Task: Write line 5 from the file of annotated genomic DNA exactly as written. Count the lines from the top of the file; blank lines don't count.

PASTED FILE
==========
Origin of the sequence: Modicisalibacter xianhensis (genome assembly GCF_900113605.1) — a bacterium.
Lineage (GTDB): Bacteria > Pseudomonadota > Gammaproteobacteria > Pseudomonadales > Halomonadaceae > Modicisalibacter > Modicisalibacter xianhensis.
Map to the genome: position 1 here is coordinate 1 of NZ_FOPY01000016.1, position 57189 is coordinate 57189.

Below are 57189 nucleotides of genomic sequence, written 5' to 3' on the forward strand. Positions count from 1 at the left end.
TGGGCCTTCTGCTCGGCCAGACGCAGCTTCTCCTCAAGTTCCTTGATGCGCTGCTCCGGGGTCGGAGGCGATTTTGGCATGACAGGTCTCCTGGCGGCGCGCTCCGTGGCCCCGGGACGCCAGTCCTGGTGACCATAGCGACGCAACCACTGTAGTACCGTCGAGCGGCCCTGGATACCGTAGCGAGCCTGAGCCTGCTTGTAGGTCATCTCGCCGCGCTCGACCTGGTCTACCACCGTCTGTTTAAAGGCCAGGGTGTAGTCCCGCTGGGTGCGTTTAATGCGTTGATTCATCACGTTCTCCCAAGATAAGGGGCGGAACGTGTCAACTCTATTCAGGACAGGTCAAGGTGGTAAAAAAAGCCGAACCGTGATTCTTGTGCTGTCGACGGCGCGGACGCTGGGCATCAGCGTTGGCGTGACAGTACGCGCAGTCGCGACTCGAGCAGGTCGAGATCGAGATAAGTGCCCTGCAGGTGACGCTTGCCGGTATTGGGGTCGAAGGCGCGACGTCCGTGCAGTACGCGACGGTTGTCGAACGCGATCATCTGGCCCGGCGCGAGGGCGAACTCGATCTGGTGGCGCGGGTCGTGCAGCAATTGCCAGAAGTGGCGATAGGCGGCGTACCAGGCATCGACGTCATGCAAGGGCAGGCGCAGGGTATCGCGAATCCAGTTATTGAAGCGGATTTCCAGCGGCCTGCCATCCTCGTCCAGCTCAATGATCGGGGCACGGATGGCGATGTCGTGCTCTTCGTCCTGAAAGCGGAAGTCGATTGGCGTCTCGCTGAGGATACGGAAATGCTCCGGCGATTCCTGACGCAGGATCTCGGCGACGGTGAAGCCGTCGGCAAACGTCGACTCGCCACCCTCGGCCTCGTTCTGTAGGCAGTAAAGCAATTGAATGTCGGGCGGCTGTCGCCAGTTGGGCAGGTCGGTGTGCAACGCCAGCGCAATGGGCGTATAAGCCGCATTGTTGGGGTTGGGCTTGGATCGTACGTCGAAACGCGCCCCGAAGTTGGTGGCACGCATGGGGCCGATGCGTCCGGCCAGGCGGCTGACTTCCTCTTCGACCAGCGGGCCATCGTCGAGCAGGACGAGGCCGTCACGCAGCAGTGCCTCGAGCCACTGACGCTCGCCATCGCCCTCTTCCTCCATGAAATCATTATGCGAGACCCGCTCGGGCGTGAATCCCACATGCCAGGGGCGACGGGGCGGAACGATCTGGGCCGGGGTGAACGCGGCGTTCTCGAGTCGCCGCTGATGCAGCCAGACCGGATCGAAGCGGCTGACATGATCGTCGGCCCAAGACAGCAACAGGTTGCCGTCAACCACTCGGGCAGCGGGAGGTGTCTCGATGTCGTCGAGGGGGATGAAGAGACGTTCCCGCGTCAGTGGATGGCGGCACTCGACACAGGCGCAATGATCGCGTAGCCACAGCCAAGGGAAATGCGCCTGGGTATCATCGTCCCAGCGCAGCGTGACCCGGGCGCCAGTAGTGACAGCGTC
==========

TGGGCCTTCTGCTCGGCCAGACGCAGCTTCTCCTCAAGTTCCTTGATGCGCTGCTCCGGGGTCGGAGGCGATTTTGGCATGACAGGTCTCCTGGCGGCGCGCTCCGTGGCCCCGGGACGCCAGTCCTGGTGACCATAGCGACGCAACCACTGTAGTACCGTCGAGCGGCCCTGGATACCGTAGCGAGCCTGAGCCTGCTTGTAGGTCATCTCGCCGCGCTCGACCTGGTCTACCACCGTCTGTTTAAAGGCCAGGGTGTAGTCCCGCTGGGTGCGTTTAATGCGTTGATTCATCACGTTCTCCCAAGATAAGGGGCGGAACGTGTCAACTCTATTCAGGACAGGTCAAGGTGGTAAAAAAAGCCGAACCGTGATTCTTGTGCTGTCGACGGCGCGGACGCTGGGCATCAGCGTTGGCGTGACAGTACGCGCAGTCGCGACTCGAGCAGGTCGAGATCGAGATAAGTGCCCTGCAGGTGACGCTTGCCGGTATTGGGGTCGAAGGCGCGACGTCCGTGCAGTACGCGACGGTTGTCGAACGCGATCATCTGGCCCGGCGCGAGGGCGAACTCGATCTGGTGGCGCGGGTCGTGCAGCAATTGCCAGAAGTGGCGATAGGCGGCGTACCAGGCATCGACGTCATGCAAGGGCAGGCGCAGGGTATCGCGAATCCAGTTATTGAAGCGGATTTCCAGCGGCCTGCCATCCTCGTCCAGCTCAATGATCGGGGCACGGATGGCGATGTCGTGCTCTTCGTCCTGAAAGCGGAAGTCGATTGGCGTCTCGCTGAGGATACGGAAATGCTCCGGCGATTCCTGACGCAGGATCTCGGCGACGGTGAAGCCGTCGGCAAACGTCGACTCGCCACCCTCGGCCTCGTTCTGTAGGCAGTAAAGCAATTGAATGTCGGGCGGCTGTCGCCAGTTGGGCAGGTCGGTGTGCAACGCCAGCGCAATGGGCGTATAAGCCGCATTGTTGGGGTTGGGCTTGGATCGTACGTCGAAACGCGCCCCGAAGTTGGTGGCACGCATGGGGCCGATGCGTCCGGCCAGGCGGCTGACTTCCTCTTCGACCAGCGGGCCATCGTCGAGCAGGACGAGGCCGTCACGCAGCAGTGCCTCGAGCCACTGACGCTCGCCATCGCCCTCTTCCTCCATGAAATCATTATGCGAGACCCGCTCGGGCGTGAATCCCACATGCCAGGGGCGACGGGGCGGAACGATCTGGGCCGGGGTGAACGCGGCGTTCTCGAGTCGCCGCTGATGCAGCCAGACCGGATCGAAGCGGCTGACATGATCGTCGGCCCAAGACAGCAACAGGTTGCCGTCAACCACTCGGGCAGCGGGAGGTGTCTCGATGTCGTCGAGGGGGATGAAGAGACGTTCCCGCGTCAGTGGATGGCGGCACTCGACACAGGCGCAATGATCGCGTAGCCACAGCCAAGGGAAATGCGCCTGGGTATCATCGTCCCAGCGCAGCGTGACCCGGGCGCCAGTAGTGACAGCGTC